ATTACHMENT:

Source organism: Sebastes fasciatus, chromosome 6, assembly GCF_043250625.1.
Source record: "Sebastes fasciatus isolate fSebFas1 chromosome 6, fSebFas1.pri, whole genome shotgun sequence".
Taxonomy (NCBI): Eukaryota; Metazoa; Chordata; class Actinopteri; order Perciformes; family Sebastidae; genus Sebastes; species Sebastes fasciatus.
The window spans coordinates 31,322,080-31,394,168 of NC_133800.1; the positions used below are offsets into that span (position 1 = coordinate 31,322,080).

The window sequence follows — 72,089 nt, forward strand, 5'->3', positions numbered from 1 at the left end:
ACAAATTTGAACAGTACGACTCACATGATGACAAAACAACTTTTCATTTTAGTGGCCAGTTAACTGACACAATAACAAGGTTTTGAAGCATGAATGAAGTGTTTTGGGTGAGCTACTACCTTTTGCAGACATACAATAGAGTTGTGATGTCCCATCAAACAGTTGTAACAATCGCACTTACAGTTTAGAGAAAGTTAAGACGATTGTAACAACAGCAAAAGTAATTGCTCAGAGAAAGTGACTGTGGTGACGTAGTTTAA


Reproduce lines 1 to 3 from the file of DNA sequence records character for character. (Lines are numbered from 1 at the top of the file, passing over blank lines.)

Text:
Source organism: Sebastes fasciatus, chromosome 6, assembly GCF_043250625.1.
Source record: "Sebastes fasciatus isolate fSebFas1 chromosome 6, fSebFas1.pri, whole genome shotgun sequence".
Taxonomy (NCBI): Eukaryota; Metazoa; Chordata; class Actinopteri; order Perciformes; family Sebastidae; genus Sebastes; species Sebastes fasciatus.